My worrying virtual life as a gansta
Almost a month since my last posting. Why is that? I've been busier than usual at work. But also, I wonder if blogging is "wearing off". I suspect that many people who read blogs are now ensconced in Facebook these days - it certainly feels a lot quieter in some of the parts of the web that I often visit. And I refuse to have anything to do with Facebook - collecting "friends" seems like a silly waste of time. I've always maintained I'd rather have 1 good friend (or none at all) than 100 crappy ones.
I've been spending a lot of time in the virtual world Grand Theft Auto IV lately, which also probably explains my absence. I put off buying the game for a long time, after reading reports about how violent and amoral it is. But eventually, I was seducted by the beautiful graphics and the fact that they're rendering an approximate version of my favorite city in the world - New York. Also, I didn't want to fall into the trap of being one of those people who complain about something having never actually seen it. So I rather shamefully bought it. At least I can complain about it now with a little bit of credibility.
It is beautiful and absorbing. And I haven't even reached the "Manhattan" bit of the game, still stuck in the Brooklyn equivalent. And it's also wonderfully cynical and parodic of American society. If you get bored with car chases you can go and sit in your apartment and watch tv for hours (of real time), viewing shows like "I'm Rich!" which is a humorously nasty take on Lifestyles of the Rich and Famous. And on many of the radio shows that are available when you drive around, kicks are made of aspects of American life and politics - mobility carts for obese people, the war on terror, homophobia, election campaigns etc. Right-wing attitudes have never looked so hilarious.
Yet it's a worrying game in other ways. The central themes are violence and crime. Even though the character you play is a (relatively) good guy, as the story develops, he quickly gets involved in organised crime, which means that in order to "succeed" in the challenges, you have to smash up people's property, steal cars, beat people up and kill them. When the game began, for example, I was determined to try and maintain some degree of moral integrity. I wasn't going to go through red lights or run over the pedestrians on the street. I wasn't going to steal a car to get somewhere. I would be a good boy. But as the game progressed, I realised that you couldn't compelte some tasks without stealing cars and driving through the lights. And soon it becomes too tempting to drive around without paying attention to the Highway Code. At one point, when my character got drunk, I got to experience what it was like to go drink-driving, with the screen wobbling around and fading in and out of focus.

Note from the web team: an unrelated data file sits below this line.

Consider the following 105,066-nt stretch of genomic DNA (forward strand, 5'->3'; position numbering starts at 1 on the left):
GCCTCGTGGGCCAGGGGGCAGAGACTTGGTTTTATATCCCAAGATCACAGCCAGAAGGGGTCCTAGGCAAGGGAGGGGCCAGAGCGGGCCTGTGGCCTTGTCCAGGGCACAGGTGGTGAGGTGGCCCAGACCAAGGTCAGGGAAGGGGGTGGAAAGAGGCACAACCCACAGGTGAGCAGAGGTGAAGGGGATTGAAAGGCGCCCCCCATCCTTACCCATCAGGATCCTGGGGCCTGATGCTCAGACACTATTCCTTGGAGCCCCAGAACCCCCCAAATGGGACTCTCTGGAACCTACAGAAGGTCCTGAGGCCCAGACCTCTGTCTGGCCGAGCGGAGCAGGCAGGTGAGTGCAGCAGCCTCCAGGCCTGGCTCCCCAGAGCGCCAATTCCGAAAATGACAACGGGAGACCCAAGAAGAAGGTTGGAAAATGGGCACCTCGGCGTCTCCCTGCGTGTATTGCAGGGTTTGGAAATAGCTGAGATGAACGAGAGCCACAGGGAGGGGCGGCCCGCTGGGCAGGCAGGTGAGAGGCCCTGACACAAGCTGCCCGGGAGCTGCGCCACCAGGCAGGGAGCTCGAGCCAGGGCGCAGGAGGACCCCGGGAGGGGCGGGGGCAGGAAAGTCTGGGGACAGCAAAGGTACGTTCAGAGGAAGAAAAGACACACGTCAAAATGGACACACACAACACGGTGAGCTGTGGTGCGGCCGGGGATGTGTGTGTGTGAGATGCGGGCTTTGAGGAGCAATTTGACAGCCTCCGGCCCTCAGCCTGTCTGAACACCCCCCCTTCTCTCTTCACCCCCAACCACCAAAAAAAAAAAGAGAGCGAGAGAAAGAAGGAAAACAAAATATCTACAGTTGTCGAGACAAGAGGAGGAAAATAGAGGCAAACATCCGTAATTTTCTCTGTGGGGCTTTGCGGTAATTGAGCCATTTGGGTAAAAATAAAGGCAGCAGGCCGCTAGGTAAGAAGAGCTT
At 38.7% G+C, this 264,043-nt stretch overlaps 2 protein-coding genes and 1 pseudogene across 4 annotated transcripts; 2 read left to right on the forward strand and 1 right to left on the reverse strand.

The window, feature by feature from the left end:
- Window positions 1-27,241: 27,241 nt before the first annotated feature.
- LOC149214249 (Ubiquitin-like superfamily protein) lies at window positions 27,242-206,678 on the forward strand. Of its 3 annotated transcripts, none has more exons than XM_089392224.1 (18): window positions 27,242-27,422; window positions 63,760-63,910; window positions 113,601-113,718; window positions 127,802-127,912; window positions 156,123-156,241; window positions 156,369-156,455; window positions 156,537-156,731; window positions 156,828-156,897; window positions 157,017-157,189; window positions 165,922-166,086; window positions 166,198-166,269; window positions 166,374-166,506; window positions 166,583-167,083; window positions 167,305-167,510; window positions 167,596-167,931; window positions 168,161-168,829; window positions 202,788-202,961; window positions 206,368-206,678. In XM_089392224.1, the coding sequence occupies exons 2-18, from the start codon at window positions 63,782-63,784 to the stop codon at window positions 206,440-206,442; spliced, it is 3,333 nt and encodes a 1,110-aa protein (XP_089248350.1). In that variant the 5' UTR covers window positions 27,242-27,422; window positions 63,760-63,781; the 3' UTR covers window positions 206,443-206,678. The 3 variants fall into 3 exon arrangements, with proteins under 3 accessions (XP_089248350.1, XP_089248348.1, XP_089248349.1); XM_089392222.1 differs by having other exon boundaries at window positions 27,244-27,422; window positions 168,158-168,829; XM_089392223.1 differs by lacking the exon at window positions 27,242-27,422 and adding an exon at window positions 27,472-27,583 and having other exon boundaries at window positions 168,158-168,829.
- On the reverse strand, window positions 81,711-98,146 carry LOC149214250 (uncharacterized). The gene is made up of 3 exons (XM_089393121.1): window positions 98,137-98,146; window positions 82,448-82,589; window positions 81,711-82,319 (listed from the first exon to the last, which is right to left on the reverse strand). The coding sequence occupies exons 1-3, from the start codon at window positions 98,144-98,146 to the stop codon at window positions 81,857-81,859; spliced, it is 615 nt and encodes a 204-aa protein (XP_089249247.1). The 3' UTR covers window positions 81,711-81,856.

I don't have any desire or curiousity about what it would feel like to go around running over pedestrians, attacking random people in the street or buying a prositute and then killing her. But if that's what you want to do, then the game allows you to do it. And that's utterly disturbing. I don't believe that doing such things will make people go out and commit those sorts of crimes themselves (although maybe a very small minority will). But I think it does lead to a desensitisation of violence and more acceptance of crime as a "lifestyle choice".
Additionally, the characters in the game swear almost constantly, and homophobia is frequently used as a way that characters interact - with comments like "Your father takes it up the ass", "How's your boyfriend?" being frequently heard etc. Interestingly, other than the main character being referred to as a peasant because he is from Eastern Europe, there is very little overt racism in the game. Perhaps this is because racism is now viewed as unacceptable in American culture (despite the fact that structurally the country is one of the most racist in the world, and no amount of positive representation in the media will help lift all those millions of black people and Latinos out of poverty and give them access to better health and education). Additionally, some stereotypical aspects of black culture are now viewed as glamorous by (some) white people - and it is precisely that which the game seems to embrace. Drugs, gun crime, prostitution, bling etc - GTA gives middle-class white boys (of all ages) the chance to experience the surface aspects of that culture in a consequence-free and commodified way. They can listen to radio stations that blast out the N word and engage in violent crime, but once their PS3 is switched off, they can walk away from it all, in exactly the way that a black person growing up in the projects cannot.
With a game which is so completely beautiful to look at, it's a shame that its content is so ugly. Just like the complicated maze of streets in the game, in terms of morality, there's a similar amount of confusion, ambivalence and contradiction in GTA IV.